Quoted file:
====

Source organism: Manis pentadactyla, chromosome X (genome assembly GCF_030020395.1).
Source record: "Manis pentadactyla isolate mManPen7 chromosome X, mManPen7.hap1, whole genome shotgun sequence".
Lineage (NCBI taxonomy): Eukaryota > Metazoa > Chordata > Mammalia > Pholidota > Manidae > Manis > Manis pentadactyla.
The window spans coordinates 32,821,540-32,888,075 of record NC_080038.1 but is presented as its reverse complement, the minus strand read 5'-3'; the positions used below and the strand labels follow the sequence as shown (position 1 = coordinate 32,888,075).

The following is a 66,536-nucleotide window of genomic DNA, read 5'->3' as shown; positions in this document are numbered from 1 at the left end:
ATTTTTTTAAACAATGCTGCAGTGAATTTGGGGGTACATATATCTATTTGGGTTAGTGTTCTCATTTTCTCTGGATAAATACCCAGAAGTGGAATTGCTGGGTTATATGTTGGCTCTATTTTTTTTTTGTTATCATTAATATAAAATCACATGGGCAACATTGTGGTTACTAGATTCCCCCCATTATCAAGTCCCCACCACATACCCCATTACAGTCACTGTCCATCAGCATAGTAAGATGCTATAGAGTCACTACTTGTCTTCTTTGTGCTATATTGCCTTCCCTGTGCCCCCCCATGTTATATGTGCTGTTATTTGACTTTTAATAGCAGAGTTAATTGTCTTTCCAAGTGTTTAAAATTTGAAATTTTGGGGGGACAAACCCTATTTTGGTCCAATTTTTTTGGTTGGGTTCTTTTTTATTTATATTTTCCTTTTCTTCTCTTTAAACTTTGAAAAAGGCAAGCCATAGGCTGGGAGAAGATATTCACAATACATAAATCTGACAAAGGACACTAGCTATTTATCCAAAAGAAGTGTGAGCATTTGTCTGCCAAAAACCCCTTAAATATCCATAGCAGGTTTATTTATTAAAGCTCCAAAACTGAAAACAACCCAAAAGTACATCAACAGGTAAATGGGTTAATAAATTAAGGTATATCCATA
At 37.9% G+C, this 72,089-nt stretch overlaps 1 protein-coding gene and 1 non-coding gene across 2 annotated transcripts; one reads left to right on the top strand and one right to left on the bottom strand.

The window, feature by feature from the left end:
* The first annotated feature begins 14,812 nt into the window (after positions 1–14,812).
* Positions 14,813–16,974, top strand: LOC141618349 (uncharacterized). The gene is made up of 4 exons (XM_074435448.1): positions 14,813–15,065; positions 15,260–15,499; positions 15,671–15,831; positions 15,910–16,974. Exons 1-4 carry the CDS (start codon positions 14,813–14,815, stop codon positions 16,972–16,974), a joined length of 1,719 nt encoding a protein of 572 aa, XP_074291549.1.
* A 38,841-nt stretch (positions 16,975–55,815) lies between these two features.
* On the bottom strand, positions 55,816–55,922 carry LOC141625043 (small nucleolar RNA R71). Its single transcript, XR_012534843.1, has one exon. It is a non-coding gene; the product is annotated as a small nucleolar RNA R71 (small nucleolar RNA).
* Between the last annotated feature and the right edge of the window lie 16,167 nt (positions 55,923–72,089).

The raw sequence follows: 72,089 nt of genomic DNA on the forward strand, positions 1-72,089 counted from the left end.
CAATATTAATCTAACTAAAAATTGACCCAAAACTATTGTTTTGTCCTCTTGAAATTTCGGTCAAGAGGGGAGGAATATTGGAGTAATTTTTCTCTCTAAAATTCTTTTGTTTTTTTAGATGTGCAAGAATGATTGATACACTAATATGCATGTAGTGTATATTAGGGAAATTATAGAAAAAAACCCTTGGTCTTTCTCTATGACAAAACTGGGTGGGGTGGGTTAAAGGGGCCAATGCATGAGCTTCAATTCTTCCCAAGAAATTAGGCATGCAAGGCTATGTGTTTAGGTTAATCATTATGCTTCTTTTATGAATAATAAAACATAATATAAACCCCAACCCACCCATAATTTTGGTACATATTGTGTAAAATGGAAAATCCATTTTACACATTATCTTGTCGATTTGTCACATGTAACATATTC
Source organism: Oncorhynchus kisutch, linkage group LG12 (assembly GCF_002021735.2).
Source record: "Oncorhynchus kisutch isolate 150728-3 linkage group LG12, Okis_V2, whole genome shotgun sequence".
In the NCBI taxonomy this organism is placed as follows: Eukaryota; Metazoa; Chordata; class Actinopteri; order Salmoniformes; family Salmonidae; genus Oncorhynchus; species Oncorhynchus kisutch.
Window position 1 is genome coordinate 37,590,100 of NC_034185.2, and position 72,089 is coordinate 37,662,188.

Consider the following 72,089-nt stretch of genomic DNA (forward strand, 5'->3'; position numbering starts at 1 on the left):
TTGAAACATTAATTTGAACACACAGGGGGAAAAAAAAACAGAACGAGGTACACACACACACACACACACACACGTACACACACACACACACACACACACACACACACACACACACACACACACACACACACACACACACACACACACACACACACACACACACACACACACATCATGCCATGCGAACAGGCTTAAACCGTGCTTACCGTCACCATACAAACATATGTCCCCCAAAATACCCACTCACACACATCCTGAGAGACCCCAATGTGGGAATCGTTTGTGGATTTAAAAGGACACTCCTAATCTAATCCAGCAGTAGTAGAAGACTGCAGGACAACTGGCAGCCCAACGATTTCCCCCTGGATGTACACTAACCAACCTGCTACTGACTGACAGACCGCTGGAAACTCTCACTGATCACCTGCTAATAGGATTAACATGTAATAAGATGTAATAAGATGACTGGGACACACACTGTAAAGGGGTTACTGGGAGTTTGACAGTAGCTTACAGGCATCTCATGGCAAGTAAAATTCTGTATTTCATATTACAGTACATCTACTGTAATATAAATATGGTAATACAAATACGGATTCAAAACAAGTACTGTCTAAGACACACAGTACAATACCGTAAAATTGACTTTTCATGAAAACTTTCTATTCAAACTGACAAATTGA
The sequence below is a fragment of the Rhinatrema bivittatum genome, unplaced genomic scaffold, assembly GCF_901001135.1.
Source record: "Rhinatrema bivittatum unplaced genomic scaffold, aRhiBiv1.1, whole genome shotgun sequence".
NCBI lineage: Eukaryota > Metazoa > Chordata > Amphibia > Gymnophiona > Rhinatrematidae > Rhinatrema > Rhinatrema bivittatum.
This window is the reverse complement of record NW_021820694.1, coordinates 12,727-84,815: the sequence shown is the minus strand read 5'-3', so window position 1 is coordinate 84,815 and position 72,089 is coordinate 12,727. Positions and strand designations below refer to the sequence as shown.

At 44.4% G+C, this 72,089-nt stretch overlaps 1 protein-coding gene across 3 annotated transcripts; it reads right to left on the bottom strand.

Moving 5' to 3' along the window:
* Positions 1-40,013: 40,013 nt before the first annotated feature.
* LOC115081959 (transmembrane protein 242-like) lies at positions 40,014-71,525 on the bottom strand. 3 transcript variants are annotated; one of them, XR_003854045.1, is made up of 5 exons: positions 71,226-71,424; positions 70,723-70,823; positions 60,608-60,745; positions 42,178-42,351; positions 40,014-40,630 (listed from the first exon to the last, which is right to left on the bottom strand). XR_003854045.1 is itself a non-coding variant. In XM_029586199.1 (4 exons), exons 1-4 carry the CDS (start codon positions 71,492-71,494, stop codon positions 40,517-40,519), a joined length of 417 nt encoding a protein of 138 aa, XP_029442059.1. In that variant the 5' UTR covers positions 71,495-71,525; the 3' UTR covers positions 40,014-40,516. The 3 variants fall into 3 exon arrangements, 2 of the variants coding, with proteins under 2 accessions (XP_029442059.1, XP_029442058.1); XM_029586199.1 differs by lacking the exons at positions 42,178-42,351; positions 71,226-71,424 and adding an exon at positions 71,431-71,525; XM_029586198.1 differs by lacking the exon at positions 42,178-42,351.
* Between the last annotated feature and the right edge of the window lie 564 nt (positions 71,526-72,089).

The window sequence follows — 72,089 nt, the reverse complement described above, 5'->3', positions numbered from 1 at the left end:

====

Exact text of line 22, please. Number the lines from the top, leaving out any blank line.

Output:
The sequence below is a fragment of the Rhinatrema bivittatum genome, unplaced genomic scaffold, assembly GCF_901001135.1.